17.04.2023 News

Allard Pierson starts international research on twelve mummy portraits

The Allard Pierson is launching an international study of twelve mummy portraits, two from its own collection and ten from partner museums in Europe, with the help of advanced analysis techniques. The aim of the study is to learn more about how and where the portraits were made.

Initiated by the Allard Pierson, the study is being undertaken in collaboration with the NICAS (Netherlands Institute for Conservation+Art+Science+) and the National Gallery of Art in Washington D.C. The twelve mummy portraits will be displayed along with twenty other specimens in the exhibition Face to Face: The People Behind the Mummy Portraits at the Allard Pierson, starting on 6 October 2023. This is the first exhibition of Ancient Egyptian mummy portraits in the Netherlands.

Mummy portraits (head and shoulders) are painted on wooden panels that are placed over the faces of mummified persons after the body has been treated and wrapped. They were made during Roman times in Egypt and date from the first to the fourth centuries AD. These are the earliest known painted works of realistic portraiture that we know of. Around 1,100 are in existence around the world, five of them at the Allard Pierson.

The main goal of the study is to find out more about how the portraits were made and what materials were used. For a long time, such portraits were mostly viewed from an art-historical and culture-historical perspective, but research into how they were made has gained in importance in recent decades. That can tell us something about where the maker got the wood and pigments, about alterations to the portrait, but above all about the individual depicted, the deceased.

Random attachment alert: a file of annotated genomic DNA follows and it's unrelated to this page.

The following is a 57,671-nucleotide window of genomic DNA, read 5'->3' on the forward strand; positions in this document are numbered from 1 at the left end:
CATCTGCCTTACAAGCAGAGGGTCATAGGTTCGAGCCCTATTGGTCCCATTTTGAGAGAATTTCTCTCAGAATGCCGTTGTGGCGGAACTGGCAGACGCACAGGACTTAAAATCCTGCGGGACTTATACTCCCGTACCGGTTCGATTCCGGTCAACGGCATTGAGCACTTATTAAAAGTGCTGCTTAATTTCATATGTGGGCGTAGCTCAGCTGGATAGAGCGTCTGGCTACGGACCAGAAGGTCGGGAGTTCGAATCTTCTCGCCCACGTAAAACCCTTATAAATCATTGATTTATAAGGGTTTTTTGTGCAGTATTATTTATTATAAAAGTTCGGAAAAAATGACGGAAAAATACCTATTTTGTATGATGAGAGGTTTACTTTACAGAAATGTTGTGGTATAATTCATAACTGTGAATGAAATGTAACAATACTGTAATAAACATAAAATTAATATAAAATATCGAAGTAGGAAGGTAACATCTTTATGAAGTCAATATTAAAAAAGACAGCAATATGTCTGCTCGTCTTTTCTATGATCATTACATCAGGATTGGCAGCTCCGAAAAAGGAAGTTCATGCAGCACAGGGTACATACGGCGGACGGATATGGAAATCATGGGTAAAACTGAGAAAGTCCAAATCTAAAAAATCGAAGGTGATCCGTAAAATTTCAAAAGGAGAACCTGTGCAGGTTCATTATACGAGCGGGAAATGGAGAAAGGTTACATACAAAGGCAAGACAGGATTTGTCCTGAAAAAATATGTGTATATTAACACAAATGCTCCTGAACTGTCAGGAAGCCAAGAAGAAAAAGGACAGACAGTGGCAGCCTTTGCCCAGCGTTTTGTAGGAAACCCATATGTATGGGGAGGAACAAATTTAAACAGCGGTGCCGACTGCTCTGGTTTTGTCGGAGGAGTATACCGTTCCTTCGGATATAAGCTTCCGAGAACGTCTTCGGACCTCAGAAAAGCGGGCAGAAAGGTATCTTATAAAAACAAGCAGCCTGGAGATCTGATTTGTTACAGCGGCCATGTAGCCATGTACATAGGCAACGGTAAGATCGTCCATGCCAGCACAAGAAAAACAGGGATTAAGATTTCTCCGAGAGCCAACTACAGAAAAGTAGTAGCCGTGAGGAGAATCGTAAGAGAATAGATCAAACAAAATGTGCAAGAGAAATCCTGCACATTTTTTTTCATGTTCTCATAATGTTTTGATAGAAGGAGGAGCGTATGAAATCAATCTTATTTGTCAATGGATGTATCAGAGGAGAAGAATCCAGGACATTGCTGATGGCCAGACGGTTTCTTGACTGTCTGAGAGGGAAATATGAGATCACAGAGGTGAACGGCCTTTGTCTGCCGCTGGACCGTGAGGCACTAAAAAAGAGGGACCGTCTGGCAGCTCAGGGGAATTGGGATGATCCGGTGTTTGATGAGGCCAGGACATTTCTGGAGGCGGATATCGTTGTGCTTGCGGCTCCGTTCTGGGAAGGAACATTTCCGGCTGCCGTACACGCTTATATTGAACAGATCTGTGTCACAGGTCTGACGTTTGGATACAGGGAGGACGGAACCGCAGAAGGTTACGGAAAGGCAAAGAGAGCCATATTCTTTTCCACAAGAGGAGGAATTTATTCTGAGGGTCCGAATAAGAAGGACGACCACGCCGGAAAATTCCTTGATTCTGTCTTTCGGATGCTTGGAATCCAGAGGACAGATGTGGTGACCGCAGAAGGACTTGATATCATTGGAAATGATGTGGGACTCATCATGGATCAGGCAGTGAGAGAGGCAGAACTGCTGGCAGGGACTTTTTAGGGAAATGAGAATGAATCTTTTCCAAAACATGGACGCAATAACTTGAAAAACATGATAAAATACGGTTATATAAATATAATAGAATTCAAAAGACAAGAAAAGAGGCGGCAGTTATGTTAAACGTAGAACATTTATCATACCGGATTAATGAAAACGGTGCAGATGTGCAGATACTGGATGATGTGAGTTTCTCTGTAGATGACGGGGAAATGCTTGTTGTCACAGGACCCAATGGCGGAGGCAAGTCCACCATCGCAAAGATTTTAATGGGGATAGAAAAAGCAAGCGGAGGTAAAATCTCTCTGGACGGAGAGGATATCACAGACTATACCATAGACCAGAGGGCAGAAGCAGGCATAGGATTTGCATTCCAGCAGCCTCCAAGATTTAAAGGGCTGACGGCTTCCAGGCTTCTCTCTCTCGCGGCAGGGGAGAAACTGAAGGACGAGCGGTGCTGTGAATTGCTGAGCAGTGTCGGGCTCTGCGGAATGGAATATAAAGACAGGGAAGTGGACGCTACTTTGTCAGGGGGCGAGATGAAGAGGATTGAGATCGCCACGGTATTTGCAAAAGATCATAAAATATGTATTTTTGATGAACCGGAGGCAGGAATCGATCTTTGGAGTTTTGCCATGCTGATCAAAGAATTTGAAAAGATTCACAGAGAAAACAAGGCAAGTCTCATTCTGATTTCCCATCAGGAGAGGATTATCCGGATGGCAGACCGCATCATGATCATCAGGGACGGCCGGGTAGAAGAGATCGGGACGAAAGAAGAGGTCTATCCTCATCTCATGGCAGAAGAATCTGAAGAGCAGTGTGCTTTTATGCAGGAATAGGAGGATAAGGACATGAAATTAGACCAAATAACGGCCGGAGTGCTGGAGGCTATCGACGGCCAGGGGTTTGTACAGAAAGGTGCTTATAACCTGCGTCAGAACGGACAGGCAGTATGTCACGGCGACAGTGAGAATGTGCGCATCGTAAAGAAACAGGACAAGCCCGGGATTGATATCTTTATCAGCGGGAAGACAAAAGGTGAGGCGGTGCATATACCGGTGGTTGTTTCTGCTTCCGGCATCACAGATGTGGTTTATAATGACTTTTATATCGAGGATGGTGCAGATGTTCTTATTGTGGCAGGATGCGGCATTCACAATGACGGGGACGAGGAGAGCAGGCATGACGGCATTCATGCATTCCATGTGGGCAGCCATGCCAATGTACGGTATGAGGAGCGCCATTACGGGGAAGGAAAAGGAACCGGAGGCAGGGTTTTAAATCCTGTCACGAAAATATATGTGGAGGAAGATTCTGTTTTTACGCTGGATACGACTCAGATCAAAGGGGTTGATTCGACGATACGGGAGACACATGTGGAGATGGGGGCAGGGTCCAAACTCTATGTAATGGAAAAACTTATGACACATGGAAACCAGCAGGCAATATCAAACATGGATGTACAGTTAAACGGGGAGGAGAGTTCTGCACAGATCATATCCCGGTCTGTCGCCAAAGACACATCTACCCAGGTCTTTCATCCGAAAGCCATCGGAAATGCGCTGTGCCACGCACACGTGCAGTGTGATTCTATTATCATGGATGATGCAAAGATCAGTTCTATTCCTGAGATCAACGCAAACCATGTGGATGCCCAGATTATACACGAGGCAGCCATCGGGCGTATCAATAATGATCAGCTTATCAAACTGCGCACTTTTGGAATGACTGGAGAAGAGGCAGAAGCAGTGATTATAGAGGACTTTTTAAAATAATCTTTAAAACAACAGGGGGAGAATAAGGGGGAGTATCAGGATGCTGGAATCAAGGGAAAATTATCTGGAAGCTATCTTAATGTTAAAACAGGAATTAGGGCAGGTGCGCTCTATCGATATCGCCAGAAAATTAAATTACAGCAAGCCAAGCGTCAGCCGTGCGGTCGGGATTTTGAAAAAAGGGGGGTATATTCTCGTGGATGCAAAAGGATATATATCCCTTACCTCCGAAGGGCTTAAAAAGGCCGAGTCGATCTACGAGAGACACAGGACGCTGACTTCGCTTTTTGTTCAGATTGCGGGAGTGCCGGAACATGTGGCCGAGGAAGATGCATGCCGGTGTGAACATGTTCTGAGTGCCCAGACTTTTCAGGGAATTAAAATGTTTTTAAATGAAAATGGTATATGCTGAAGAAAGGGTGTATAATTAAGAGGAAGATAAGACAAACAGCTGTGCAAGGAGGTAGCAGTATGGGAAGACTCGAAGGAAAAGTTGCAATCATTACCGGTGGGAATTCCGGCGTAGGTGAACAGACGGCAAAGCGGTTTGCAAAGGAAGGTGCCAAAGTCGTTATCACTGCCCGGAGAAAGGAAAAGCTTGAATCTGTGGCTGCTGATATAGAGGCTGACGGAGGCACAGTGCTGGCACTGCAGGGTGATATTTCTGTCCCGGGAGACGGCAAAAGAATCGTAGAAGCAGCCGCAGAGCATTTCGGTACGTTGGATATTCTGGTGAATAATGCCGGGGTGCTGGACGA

Because the researchers use various non-invasive analysis techniques, the mummy portraits do not need to be touched during the research and no sampling is necessary. This research starts in April in collaboration with the NICAS, whose partners include the Rijksmuseum, and the National Gallery of Art in Washington D.C. The study includes analyses of paint layers, pigments and other materials both on and beneath the surface of the mummy portraits.

The exhibition draws on current knowledge of mummy portraiture and the provisional results of the above-mentioned material and technical research, which runs until June 2024. The Allard Pierson is working on this project with research partners in Belgium, Germany, the Netherlands and the United States, and relies on the expertise of around fifty international museum partners who together make up the APPEAR network (Ancient Panel Paintings: Examination, Analysis and Research project), which includes the Allard Pierson and which is coordinated by the J. Paul Getty Museum.

Partners in the research project are Museum August Kestner (Hannover), Musée Royal de Mariemont (Morlanwelz), Reiss-Engelhorn-Museen (Mannheim), Ägyptische Sammlung HCCH der Universität Heidelberg.